It was pretty much inevitable at this point, Troy Tulowitzki officially announced his retirement on Thursday.
After missing all of last season with the Toronto Blue Jays following surgery to fix bone spurs in both of his heels, Troy Tulowitzki lasted five games this year with the New York Yankees before being sidelined by a calf strain. He was sent home from rehab in Tampa Bay in early June, then put on the 60-day IL. Since then there has been no news on his progress or lack thereof.
On Thursday, via a statement through the Yankees, Tulowitzki announced his retirement after 14 major league seasons.
Tulowitzki spent the first nine-plus years of his career (2006-2015) with the Colorado Rockies, with five All-Star selections, two Gold Gloves for his work at shortstop and two Silver Sluggers over that span. He also registered in NL MVP voting six times.
During that time with the Rockies, Tulowitzki posted a .299/.371/.513 total slash-line while accounting for 39.3 bWAR. Per 162 games over eight full seasons from 2017-2014, he averaged 31 home runs, 36 doubles and 104 RBI with a total slash-line of .300/.375/.524.
Tulowitzki posted at last 5.3 bWAR six times in those eight full seasons with Colorado, as he finished top-10 in the metric among National League position players five times. But even during that peak, injuries were a thing as Tulowitzki played less than 130 games five times in six seasons from 2010-2015.
Tulowitzki had a solid first full season with the Blue Jays in 2016, with 24 home runs, 79 RBI over 131 games (544 plate appearances) as he registered 3.4 bWAR. But a dismal 66-game run in 2017 (.249/.300/.378 slash-line, seven home runs, 26 RBI) gave way to missing the entire 2018 campaign. The Blue Jays released him last December, fully aware they’d be on the hook for the bulk of his $20 million salary for this year if he signed a deal for the major league minimum somewhere.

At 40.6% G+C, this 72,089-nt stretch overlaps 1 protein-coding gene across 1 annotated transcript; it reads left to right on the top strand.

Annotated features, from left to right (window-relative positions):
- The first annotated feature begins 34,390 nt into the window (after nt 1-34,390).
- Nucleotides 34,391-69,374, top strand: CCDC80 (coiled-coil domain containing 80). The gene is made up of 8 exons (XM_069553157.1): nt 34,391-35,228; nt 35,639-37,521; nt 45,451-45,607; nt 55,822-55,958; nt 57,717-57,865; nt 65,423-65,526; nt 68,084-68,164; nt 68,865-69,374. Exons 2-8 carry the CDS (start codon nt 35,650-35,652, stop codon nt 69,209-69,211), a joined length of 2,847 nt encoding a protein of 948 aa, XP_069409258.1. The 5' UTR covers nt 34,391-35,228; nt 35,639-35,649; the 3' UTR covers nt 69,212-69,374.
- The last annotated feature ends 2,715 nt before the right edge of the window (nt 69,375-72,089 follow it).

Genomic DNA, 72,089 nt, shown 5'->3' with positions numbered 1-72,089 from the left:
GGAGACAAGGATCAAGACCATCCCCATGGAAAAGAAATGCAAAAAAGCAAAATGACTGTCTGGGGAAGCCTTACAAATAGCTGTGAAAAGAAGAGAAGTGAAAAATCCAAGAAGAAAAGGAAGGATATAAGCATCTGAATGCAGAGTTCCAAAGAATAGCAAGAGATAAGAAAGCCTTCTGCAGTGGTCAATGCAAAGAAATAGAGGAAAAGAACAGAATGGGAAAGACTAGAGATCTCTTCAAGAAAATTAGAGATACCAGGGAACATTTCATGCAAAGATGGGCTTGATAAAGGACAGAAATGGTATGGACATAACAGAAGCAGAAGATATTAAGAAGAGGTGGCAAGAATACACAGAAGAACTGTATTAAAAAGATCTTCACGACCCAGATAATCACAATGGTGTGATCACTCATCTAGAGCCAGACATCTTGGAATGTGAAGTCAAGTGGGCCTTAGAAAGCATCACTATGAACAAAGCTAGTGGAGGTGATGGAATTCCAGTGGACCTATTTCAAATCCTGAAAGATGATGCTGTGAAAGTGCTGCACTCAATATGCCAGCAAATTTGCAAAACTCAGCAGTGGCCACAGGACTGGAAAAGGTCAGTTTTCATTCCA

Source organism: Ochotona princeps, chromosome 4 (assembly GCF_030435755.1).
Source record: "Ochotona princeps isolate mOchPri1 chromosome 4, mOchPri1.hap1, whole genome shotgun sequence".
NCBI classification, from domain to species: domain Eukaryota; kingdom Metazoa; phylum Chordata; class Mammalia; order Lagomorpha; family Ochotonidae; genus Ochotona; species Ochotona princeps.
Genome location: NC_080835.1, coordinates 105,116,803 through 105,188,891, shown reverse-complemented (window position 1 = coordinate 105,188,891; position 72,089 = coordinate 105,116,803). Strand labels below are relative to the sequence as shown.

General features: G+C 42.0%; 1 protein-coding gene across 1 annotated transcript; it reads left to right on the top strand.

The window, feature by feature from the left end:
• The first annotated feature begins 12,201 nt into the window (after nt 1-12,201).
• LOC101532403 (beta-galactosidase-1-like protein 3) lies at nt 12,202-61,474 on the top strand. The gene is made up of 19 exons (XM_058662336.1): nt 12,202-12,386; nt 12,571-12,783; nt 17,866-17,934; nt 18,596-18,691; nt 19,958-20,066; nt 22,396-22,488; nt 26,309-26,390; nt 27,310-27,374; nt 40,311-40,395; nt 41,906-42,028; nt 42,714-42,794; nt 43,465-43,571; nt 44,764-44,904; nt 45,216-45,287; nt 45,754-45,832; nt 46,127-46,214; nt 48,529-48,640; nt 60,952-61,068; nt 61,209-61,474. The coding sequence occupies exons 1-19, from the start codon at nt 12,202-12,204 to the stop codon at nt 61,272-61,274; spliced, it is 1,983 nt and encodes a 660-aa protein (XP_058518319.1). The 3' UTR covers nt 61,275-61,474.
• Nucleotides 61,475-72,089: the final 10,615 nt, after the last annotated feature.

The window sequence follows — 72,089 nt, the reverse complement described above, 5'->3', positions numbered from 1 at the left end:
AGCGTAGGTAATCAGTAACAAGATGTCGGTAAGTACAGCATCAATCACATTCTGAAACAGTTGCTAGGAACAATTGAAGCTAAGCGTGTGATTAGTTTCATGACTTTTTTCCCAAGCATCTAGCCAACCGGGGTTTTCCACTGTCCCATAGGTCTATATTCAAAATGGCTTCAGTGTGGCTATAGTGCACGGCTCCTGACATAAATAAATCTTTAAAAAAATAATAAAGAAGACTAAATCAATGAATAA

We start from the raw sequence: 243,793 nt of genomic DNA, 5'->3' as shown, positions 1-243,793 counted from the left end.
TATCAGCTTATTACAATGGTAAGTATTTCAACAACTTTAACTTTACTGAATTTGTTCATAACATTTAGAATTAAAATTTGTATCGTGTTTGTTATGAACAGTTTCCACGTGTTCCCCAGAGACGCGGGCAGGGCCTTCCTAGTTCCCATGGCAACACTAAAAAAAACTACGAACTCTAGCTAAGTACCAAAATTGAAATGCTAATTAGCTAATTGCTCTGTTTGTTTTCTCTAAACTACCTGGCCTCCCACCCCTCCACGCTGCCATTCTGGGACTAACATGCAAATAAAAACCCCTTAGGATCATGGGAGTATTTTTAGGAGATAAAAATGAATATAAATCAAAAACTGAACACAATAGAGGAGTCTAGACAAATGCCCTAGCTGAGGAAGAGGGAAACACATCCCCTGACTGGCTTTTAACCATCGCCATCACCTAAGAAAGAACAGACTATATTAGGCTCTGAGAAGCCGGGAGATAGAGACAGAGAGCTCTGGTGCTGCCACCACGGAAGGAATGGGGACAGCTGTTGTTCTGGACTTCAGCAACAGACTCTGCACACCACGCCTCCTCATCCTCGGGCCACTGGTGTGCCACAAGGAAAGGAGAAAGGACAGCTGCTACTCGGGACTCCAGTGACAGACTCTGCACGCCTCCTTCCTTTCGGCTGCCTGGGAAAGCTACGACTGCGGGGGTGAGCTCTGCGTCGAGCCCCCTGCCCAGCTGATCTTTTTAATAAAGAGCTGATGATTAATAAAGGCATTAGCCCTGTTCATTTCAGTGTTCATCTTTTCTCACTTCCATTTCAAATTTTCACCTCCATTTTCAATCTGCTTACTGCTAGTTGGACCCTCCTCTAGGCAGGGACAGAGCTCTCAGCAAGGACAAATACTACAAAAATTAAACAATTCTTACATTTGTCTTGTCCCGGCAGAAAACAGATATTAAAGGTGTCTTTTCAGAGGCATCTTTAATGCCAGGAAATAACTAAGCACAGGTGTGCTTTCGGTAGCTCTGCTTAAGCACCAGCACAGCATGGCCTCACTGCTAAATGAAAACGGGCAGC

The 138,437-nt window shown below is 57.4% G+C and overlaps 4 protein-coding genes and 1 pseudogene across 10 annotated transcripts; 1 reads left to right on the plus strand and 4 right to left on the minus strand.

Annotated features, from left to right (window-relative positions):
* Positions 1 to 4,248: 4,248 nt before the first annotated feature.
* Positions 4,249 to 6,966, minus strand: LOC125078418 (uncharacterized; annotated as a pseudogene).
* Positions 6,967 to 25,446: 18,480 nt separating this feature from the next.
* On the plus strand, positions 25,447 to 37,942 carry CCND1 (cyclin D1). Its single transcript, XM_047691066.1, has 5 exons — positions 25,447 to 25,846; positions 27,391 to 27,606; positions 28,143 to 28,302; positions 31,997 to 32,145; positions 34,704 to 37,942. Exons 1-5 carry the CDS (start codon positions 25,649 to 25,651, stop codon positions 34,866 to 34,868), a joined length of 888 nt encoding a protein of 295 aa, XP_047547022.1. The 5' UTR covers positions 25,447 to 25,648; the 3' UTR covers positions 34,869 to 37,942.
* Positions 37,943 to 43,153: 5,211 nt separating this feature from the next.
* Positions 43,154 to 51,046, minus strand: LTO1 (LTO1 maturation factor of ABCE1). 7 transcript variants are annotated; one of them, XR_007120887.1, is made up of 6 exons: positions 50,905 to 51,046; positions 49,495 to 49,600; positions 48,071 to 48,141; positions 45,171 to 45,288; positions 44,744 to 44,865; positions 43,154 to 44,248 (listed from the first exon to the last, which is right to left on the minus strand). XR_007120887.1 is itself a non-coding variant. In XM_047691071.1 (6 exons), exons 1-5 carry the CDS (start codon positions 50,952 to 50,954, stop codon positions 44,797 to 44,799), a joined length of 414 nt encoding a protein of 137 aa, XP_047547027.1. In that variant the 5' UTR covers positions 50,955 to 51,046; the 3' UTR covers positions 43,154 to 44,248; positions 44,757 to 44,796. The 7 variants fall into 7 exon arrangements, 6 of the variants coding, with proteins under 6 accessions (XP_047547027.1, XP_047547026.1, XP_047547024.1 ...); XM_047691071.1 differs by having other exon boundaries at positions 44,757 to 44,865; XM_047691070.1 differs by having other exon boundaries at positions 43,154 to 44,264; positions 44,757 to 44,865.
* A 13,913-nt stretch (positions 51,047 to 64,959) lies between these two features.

A look at Tulowitzki’s Baseball-Reference Similarity Scores show where he was at one point his career and where he wound up. At age 25 and 26, his comp was Hall of Famer Ernie Banks. Even at age 28, his comp was Yogi Berra, and then at age 29-32 his comp was Miguel Tejada. From a Hall of Famer in Banks, who appeared on 83.8 percent of writer’s ballots in 1977, to Tejada, who fell of the ballot this year after only getting 1.2 percent of the vote.
Tulowitzki’s career will go down as a case of what might have been, as a Hall of Fame track dissolved to a place in the Hall of Very Good as injuries depleted him.